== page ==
Central Education Center: A Model for the Future

January 15th, 2002 by Leave a Comment

By Dr. Holly A. Robinson

Imagine a high school where students learn real-world work skills – and are prepared for real jobs in real, local businesses. Imagine a school where bank presidents and corporate board members come to speak to students. Where youngsters get lessons tailored to fit the needs of local industry. Where businesses team up with educators. Where students full of enthusiasm and hope triumphantly receive the first A’s they’ve ever gotten in their lives. Where civic leaders, business execs, school officials – even the local technical college, band together to ensure that a school – a charter school – helps to meet the needs of local businesses and local young people seeking jobs and careers.

Impossible? Pie-in-the-sky? A figment of some business exec’s imaginings? Not at all. The school, Central Educational Center, already exists in Newnan, and it’s the kind of business-education partnership that needs to be replicated in every community in this state.

The concept behind Central Ed is simple: If the community can provide a school that prepares youngsters and adults for jobs – industry will remain and expand, and so will Newnan’s young citizens. 

Already, the plan appears to be working. In the first year more than 650 students attended CEC. This year more than 1,300 students attend classes at the school. In one year, 100 students earned a technical college certificate in addition to their high-school diploma.

Those with new jobs and skills are staying in Newnan – and so is industry. Coweta County officials say CEC was instrumental in keeping Yamaha Manufacturing Corp. there. Yamaha is a key CEC business partner, and the company helped build the school’s manufacturing laboratory. 

Central Ed is a high school, technical college and adult educational center all wrapped into one. High school students can enroll while remaining involved and a part of their neighborhood high schools. Adults can receive new technical-skill training or work toward a GED.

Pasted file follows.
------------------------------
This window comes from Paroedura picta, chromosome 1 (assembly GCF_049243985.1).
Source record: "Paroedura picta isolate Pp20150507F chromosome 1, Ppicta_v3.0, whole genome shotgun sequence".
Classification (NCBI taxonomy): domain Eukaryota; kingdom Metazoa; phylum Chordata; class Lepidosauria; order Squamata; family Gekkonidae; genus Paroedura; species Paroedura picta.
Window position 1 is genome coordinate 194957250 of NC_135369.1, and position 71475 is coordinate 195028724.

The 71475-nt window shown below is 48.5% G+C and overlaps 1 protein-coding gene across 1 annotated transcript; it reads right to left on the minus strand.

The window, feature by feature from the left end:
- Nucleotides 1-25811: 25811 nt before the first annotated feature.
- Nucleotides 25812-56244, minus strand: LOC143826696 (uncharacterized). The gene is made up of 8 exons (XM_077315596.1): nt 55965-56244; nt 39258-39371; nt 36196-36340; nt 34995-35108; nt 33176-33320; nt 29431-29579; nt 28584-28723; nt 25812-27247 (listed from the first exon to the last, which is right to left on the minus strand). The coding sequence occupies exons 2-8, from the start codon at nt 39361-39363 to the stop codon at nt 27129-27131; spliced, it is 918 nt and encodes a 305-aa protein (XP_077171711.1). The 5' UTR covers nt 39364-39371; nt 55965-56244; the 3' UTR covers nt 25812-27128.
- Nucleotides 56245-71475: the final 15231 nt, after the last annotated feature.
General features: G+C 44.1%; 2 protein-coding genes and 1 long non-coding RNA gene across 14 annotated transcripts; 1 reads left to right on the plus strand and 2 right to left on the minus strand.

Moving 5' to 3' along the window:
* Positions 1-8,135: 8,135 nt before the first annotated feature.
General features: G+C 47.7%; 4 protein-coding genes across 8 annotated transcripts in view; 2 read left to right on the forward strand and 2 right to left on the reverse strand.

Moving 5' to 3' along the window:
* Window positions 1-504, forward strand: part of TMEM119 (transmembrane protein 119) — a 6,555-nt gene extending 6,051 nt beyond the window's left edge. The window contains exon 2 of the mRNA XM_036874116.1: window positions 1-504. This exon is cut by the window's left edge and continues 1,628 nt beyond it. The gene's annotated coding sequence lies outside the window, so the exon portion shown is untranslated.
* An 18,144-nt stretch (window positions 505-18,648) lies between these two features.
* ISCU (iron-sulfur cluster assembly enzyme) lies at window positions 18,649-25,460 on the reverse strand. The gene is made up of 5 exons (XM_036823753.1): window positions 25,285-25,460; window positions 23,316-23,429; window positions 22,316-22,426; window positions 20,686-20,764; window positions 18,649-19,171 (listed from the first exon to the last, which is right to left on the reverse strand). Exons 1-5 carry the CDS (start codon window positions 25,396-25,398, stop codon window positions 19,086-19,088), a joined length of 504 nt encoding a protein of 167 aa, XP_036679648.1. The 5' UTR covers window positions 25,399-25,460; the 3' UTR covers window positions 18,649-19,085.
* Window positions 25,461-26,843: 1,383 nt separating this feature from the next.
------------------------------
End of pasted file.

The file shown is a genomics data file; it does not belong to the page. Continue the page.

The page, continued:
Job skills tailored to local industry, however, is what makes this charter school unique. Students can earn CISCO certification in computer networking, computer repair and graphic design. There’s a pre-engineering technology program, and students can become certified manufacturing specialists.

A manufacturing lab is complete with robot technology. In the health and medical field, patient care and dental assisting are offered. In human services, a West Georgia Technical College certificate in childcare provides knowledge, skills and techniques.  Foods management and hospitality prepares team members – students aren’t mere pupils at this school; they’re “team members” – for careers in the food industry.

CEC is using the resources of Georgia’s technical colleges to educate high school students, leveraging the advantages of a seamless education system.  They believe all students can learn, and this is demonstrated by improved attendance, tardy rates and grades. It was important to businesses that students learn the importance of a strong work ethic, and CEC has made it a part of their mission.

The school’s forward-looking, 21st-century mission comes from its close association with local businesses, but also from the school’s CEO, Mark Whitlock. Whitlock was a banker for 18 years; he brings real-world experience to the task of educating young people.

Gov. Roy Barnes has been a strong supporter of Central Ed. “If they plan it right, students can graduate from high school on Friday, graduate with a technical college certificate on Saturday, and begin work on Monday in a job that has been waiting for them… This is exactly what we need all over Georgia.”

It is what we need all over Georgia. Currently, high schools are preparing students for one of two extremes: college, or unskilled work. Between the two lay vast opportunities for young people. It’s tremendously important we develop schools that expose them to those opportunities, because more than 60 percent of Georgia’s high school graduates don’t go to college.

Georgia cannot afford to keep turning out students ill prepared for the workforce. In every community across our state there ought to be a Central Ed preparing students for work in local industry and in emerging technologies. Our ability to retain and attract technology-based industry depends on it, and so does our ability to ensure that Georgians are trained for the jobs of the future.


Dr. Holly A. Robinson, an education authority, is senior vice-president of the Georgia Public Policy Foundation, a nonpartisan, member-supported research and education organization based in Atlanta, Georgia, that promotes free markets, limited government and individual responsibility. Nothing written here is to be construed as necessarily reflecting the views of the Georgia Public Policy Foundation or as an attempt to aid or hinder the passage of any bill before the U.S. Congress or the Georgia Legislature.

© Georgia Public Policy Foundation (January 15, 2002). Permission is hereby given to reprint this article, with appropriate credit given.


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